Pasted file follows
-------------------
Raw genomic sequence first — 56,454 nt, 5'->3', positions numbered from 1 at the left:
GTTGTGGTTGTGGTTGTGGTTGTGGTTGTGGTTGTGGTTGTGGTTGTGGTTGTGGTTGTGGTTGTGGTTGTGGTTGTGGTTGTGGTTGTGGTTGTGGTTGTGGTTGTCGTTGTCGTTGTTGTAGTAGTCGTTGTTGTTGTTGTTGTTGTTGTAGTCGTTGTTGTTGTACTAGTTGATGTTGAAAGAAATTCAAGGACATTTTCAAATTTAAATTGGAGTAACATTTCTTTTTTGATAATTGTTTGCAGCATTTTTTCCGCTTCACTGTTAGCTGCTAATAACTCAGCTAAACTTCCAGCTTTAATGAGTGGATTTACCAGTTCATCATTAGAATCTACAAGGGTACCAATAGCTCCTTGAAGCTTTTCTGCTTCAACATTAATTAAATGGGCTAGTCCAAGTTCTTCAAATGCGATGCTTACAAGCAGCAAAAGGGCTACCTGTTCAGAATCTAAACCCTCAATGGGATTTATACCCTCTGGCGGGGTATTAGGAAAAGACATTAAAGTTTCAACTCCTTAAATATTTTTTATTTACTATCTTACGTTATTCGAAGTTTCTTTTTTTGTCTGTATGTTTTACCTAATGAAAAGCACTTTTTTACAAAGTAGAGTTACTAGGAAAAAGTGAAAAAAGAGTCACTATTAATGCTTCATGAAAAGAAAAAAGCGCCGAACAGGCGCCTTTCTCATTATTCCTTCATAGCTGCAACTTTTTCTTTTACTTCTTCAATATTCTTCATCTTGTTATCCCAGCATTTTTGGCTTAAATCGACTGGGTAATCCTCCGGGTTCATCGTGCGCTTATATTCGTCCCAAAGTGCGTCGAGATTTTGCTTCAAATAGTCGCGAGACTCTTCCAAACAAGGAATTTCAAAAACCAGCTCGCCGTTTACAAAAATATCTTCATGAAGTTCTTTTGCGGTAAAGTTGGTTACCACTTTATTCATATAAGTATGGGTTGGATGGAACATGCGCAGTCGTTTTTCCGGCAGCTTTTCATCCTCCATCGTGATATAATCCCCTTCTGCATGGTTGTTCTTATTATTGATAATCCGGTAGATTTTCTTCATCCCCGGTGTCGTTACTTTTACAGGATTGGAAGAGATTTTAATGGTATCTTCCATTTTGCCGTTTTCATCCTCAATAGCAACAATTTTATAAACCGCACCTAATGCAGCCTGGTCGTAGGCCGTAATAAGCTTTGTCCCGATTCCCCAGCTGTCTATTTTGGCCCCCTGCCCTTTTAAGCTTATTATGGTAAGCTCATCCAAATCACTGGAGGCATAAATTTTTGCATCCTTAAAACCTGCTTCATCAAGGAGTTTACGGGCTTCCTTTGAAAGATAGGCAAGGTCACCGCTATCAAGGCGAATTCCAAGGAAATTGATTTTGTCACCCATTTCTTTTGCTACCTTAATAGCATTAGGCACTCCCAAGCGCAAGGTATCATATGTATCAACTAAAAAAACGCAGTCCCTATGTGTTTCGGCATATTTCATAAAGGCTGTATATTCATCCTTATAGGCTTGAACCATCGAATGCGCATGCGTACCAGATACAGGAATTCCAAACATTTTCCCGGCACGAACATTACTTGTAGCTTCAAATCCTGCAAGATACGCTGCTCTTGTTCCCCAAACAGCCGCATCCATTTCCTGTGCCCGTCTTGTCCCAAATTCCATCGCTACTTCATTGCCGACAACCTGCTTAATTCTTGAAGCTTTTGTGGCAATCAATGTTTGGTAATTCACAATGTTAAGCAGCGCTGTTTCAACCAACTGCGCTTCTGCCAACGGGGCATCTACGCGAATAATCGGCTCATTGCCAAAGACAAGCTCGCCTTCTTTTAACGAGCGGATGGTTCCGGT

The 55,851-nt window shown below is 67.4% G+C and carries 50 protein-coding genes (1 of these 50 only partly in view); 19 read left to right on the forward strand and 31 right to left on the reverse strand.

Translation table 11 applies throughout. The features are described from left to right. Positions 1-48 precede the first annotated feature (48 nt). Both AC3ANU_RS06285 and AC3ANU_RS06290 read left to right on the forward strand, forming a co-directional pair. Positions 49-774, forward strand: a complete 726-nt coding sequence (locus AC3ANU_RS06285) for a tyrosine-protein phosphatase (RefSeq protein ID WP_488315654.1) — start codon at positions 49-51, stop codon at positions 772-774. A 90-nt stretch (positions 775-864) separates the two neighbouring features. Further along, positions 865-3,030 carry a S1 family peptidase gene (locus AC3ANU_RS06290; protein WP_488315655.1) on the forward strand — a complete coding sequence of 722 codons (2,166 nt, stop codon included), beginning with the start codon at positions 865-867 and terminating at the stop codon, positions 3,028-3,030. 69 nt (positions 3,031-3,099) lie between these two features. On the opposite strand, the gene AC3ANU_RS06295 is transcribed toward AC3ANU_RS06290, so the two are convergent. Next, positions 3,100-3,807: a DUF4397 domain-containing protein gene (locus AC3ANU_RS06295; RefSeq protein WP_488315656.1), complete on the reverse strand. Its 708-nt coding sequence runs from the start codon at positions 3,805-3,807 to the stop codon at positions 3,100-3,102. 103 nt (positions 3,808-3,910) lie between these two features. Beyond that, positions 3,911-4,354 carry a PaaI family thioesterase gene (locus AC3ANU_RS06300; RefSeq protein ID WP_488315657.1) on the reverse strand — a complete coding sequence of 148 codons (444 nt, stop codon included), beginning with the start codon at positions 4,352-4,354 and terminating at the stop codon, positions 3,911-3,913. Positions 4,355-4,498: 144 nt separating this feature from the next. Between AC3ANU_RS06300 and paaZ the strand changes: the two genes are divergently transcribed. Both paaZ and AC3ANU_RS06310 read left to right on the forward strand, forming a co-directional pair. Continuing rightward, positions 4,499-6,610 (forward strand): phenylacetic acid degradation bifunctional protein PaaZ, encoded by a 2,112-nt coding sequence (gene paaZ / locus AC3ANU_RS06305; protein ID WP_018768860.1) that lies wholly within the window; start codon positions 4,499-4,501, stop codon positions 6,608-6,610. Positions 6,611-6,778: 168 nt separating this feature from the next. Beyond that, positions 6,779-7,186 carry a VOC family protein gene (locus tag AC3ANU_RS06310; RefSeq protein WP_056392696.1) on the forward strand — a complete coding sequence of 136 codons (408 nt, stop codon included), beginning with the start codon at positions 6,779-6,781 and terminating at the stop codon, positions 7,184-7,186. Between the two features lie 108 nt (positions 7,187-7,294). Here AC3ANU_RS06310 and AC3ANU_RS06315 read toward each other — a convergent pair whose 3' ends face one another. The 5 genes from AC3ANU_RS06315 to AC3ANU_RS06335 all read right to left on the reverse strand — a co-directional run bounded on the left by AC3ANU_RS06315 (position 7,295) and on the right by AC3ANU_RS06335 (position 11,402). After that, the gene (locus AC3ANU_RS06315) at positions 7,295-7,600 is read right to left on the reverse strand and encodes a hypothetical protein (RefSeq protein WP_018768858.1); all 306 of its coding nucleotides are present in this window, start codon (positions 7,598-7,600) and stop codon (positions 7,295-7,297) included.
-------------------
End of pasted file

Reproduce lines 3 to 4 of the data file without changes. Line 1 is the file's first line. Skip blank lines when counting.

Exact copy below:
The 55,851-nt window shown below is 67.4% G+C and carries 50 protein-coding genes (1 of these 50 only partly in view); 19 read left to right on the forward strand and 31 right to left on the reverse strand.

Translation table 11 applies throughout. The features are described from left to right. Positions 1-48 precede the first annotated feature (48 nt). Both AC3ANU_RS06285 and AC3ANU_RS06290 read left to right on the forward strand, forming a co-directional pair. Positions 49-774, forward strand: a complete 726-nt coding sequence (locus AC3ANU_RS06285) for a tyrosine-protein phosphatase (RefSeq protein ID WP_488315654.1) — start codon at positions 49-51, stop codon at positions 772-774. A 90-nt stretch (positions 775-864) separates the two neighbouring features. Further along, positions 865-3,030 carry a S1 family peptidase gene (locus AC3ANU_RS06290; protein WP_488315655.1) on the forward strand — a complete coding sequence of 722 codons (2,166 nt, stop codon included), beginning with the start codon at positions 865-867 and terminating at the stop codon, positions 3,028-3,030. 69 nt (positions 3,031-3,099) lie between these two features. On the opposite strand, the gene AC3ANU_RS06295 is transcribed toward AC3ANU_RS06290, so the two are convergent. Next, positions 3,100-3,807: a DUF4397 domain-containing protein gene (locus AC3ANU_RS06295; RefSeq protein WP_488315656.1), complete on the reverse strand. Its 708-nt coding sequence runs from the start codon at positions 3,805-3,807 to the stop codon at positions 3,100-3,102. 103 nt (positions 3,808-3,910) lie between these two features. Beyond that, positions 3,911-4,354 carry a PaaI family thioesterase gene (locus AC3ANU_RS06300; RefSeq protein ID WP_488315657.1) on the reverse strand — a complete coding sequence of 148 codons (444 nt, stop codon included), beginning with the start codon at positions 4,352-4,354 and terminating at the stop codon, positions 3,911-3,913. Positions 4,355-4,498: 144 nt separating this feature from the next. Between AC3ANU_RS06300 and paaZ the strand changes: the two genes are divergently transcribed. Both paaZ and AC3ANU_RS06310 read left to right on the forward strand, forming a co-directional pair. Continuing rightward, positions 4,499-6,610 (forward strand): phenylacetic acid degradation bifunctional protein PaaZ, encoded by a 2,112-nt coding sequence (gene paaZ / locus AC3ANU_RS06305; protein ID WP_018768860.1) that lies wholly within the window; start codon positions 4,499-4,501, stop codon positions 6,608-6,610. Positions 6,611-6,778: 168 nt separating this feature from the next. Beyond that, positions 6,779-7,186 carry a VOC family protein gene (locus tag AC3ANU_RS06310; RefSeq protein WP_056392696.1) on the forward strand — a complete coding sequence of 136 codons (408 nt, stop codon included), beginning with the start codon at positions 6,779-6,781 and terminating at the stop codon, positions 7,184-7,186. Between the two features lie 108 nt (positions 7,187-7,294). Here AC3ANU_RS06310 and AC3ANU_RS06315 read toward each other — a convergent pair whose 3' ends face one another. The 5 genes from AC3ANU_RS06315 to AC3ANU_RS06335 all read right to left on the reverse strand — a co-directional run bounded on the left by AC3ANU_RS06315 (position 7,295) and on the right by AC3ANU_RS06335 (position 11,402). After that, the gene (locus AC3ANU_RS06315) at positions 7,295-7,600 is read right to left on the reverse strand and encodes a hypothetical protein (RefSeq protein WP_018768858.1); all 306 of its coding nucleotides are present in this window, start codon (positions 7,598-7,600) and stop codon (positions 7,295-7,297) included.